From there, I searched various flat-share pages (vakijiji.ca) and looked at some (also very unpleasant) flat-shares and after many more or less disappointing visits I finally got an attic room in a beautiful 8-person flat directly opposite the SMU found. The price was actually above my budget, but the location can’t be beat and the alternatives definitely not glorious.
My conclusion on looking for an apartment on site: Be prepared for prices that are way too high (at least in the south of the city around the universities) and a rather low standard of cleanliness. In addition, you have probably already read that it is the landlords who choose the tenants, not the flat share members. Nevertheless, you can actually be sure that you will find something (and you don’t have to arrive 10 days in advance;)) and in case of doubt you will move again. Last but not least, it should of course also be said that a large flat share is a great opportunity to get to know other Canadian students.
In the end, I was lucky enough to live in an absolutely colorful, bustling, beautiful shared house with 7 other students from all corners of the world: 3 Canadians, one from Bangladesh, one from India, one from Somalia and one from the Dominican Republic. That would be really cool, in the kitchen you always met someone, we held an international dinner series in which almost everyone cooked something from their country and we did film or series evenings with some of our roommates.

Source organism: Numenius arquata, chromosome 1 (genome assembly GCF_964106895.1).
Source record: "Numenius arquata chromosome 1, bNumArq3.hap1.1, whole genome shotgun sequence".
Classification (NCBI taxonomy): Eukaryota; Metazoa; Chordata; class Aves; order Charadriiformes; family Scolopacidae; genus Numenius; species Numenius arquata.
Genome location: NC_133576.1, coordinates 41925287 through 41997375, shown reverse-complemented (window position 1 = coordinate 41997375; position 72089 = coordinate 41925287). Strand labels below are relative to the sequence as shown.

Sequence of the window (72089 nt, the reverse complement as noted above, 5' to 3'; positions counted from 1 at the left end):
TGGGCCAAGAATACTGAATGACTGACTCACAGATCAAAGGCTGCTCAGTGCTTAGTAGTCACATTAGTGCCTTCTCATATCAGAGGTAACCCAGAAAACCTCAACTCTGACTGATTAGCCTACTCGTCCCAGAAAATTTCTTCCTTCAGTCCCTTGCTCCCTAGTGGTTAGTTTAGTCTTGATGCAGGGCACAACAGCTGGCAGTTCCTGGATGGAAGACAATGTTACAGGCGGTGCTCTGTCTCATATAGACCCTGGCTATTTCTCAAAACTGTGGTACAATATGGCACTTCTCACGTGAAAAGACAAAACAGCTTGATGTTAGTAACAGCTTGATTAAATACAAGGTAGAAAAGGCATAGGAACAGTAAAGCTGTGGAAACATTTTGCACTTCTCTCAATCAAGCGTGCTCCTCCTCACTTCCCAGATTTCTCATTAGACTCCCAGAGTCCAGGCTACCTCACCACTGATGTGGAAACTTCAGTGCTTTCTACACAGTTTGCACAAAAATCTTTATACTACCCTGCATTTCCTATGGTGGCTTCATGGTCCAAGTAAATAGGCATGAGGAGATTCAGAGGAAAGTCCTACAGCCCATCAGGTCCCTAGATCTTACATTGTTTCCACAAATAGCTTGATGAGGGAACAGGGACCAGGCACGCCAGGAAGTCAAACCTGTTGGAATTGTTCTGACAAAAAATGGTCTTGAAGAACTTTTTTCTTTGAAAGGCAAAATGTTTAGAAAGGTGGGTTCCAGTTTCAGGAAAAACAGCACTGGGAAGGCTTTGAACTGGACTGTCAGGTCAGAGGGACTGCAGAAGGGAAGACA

I would only like to advise you against entering into a contract with Anne Thompson or Britta Young, I have not seen the two of them as fair landlords!
I would particularly like to highlight at Saint Mary’s University how perfectly elaborated the program is that they offer international students. From the O-Week to the International Office, the free Writing Center, the pick-up program from the airport and much more… I felt very much at home in the university, which is also very colorful and internationally mixed. Almost all employees are – in the Canadian manner;) – always very friendly and helpful.
Regarding the level and workload, I can only repeat what I believe everyone writes here: Overall, the exams are easier and the demands are lower, but nevertheless you often have to hang in more during the semester due to seminar papers, homework, reading assignments, projects and midterms, than you are used to at home. If possible, do not choose more than 3 courses.
How big the effort is certainly depends on the respective professors and your own personality. But don’t worry, there is still enough time for parties, weekend trips and other jokes…:
Student life / leisure & everyday life in Halifax
Because my tip is definitely: Don’t take the university too seriously, you usually only do a semester abroad once in your life and should definitely enjoy it as much as possible from start to finish and use it to get to know the country, people and culture and have fun to have.